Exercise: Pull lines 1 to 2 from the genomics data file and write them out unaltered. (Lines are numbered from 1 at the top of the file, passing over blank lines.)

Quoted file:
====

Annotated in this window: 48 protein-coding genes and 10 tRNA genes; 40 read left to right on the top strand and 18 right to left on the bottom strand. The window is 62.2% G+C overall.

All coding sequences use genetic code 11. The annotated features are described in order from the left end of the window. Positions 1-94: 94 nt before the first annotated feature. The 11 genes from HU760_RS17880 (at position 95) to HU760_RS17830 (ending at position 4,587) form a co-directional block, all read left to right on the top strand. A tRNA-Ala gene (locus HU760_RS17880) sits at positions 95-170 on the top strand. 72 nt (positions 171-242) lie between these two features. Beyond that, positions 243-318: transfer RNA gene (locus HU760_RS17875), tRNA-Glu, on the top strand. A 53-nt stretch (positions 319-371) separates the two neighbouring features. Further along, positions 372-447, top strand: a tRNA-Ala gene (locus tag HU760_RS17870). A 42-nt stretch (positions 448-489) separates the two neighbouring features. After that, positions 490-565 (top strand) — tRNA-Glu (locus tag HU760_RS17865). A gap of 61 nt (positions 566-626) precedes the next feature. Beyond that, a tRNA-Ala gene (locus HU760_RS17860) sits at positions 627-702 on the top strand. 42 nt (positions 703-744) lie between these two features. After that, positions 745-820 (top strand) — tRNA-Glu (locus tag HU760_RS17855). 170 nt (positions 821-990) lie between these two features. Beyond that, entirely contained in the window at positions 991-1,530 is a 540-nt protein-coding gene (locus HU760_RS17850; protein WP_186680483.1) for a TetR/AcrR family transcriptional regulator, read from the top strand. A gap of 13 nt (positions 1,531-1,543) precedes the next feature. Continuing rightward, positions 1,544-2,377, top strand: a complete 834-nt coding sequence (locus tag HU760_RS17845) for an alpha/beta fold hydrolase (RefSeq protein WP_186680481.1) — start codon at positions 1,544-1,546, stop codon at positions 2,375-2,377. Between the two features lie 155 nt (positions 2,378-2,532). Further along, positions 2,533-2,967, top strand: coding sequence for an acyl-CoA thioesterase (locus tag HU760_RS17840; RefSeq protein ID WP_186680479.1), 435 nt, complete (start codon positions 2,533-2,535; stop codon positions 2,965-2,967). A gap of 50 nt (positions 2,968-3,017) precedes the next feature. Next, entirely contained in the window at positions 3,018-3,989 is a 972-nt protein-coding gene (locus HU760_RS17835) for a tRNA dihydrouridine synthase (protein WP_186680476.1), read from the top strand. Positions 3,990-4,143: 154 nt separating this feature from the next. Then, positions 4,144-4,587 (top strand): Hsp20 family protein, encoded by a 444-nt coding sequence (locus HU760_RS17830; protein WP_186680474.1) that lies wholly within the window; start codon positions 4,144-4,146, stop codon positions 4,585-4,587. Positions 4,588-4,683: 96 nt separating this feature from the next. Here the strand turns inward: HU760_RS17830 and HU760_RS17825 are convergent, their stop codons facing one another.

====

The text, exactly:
Annotated in this window: 48 protein-coding genes and 10 tRNA genes; 40 read left to right on the top strand and 18 right to left on the bottom strand. The window is 62.2% G+C overall.

All coding sequences use genetic code 11. The annotated features are described in order from the left end of the window. Positions 1-94: 94 nt before the first annotated feature. The 11 genes from HU760_RS17880 (at position 95) to HU760_RS17830 (ending at position 4,587) form a co-directional block, all read left to right on the top strand. A tRNA-Ala gene (locus HU760_RS17880) sits at positions 95-170 on the top strand. 72 nt (positions 171-242) lie between these two features. Beyond that, positions 243-318: transfer RNA gene (locus HU760_RS17875), tRNA-Glu, on the top strand. A 53-nt stretch (positions 319-371) separates the two neighbouring features. Further along, positions 372-447, top strand: a tRNA-Ala gene (locus tag HU760_RS17870). A 42-nt stretch (positions 448-489) separates the two neighbouring features. After that, positions 490-565 (top strand) — tRNA-Glu (locus tag HU760_RS17865). A gap of 61 nt (positions 566-626) precedes the next feature. Beyond that, a tRNA-Ala gene (locus HU760_RS17860) sits at positions 627-702 on the top strand. 42 nt (positions 703-744) lie between these two features. After that, positions 745-820 (top strand) — tRNA-Glu (locus tag HU760_RS17855). 170 nt (positions 821-990) lie between these two features. Beyond that, entirely contained in the window at positions 991-1,530 is a 540-nt protein-coding gene (locus HU760_RS17850; protein WP_186680483.1) for a TetR/AcrR family transcriptional regulator, read from the top strand. A gap of 13 nt (positions 1,531-1,543) precedes the next feature. Continuing rightward, positions 1,544-2,377, top strand: a complete 834-nt coding sequence (locus tag HU760_RS17845) for an alpha/beta fold hydrolase (RefSeq protein WP_186680481.1) — start codon at positions 1,544-1,546, stop codon at positions 2,375-2,377. Between the two features lie 155 nt (positions 2,378-2,532). Further along, positions 2,533-2,967, top strand: coding sequence for an acyl-CoA thioesterase (locus tag HU760_RS17840; RefSeq protein ID WP_186680479.1), 435 nt, complete (start codon positions 2,533-2,535; stop codon positions 2,965-2,967). A gap of 50 nt (positions 2,968-3,017) precedes the next feature. Next, entirely contained in the window at positions 3,018-3,989 is a 972-nt protein-coding gene (locus HU760_RS17835) for a tRNA dihydrouridine synthase (protein WP_186680476.1), read from the top strand. Positions 3,990-4,143: 154 nt separating this feature from the next. Then, positions 4,144-4,587 (top strand): Hsp20 family protein, encoded by a 444-nt coding sequence (locus HU760_RS17830; protein WP_186680474.1) that lies wholly within the window; start codon positions 4,144-4,146, stop codon positions 4,585-4,587. Positions 4,588-4,683: 96 nt separating this feature from the next. Here the strand turns inward: HU760_RS17830 and HU760_RS17825 are convergent, their stop codons facing one another.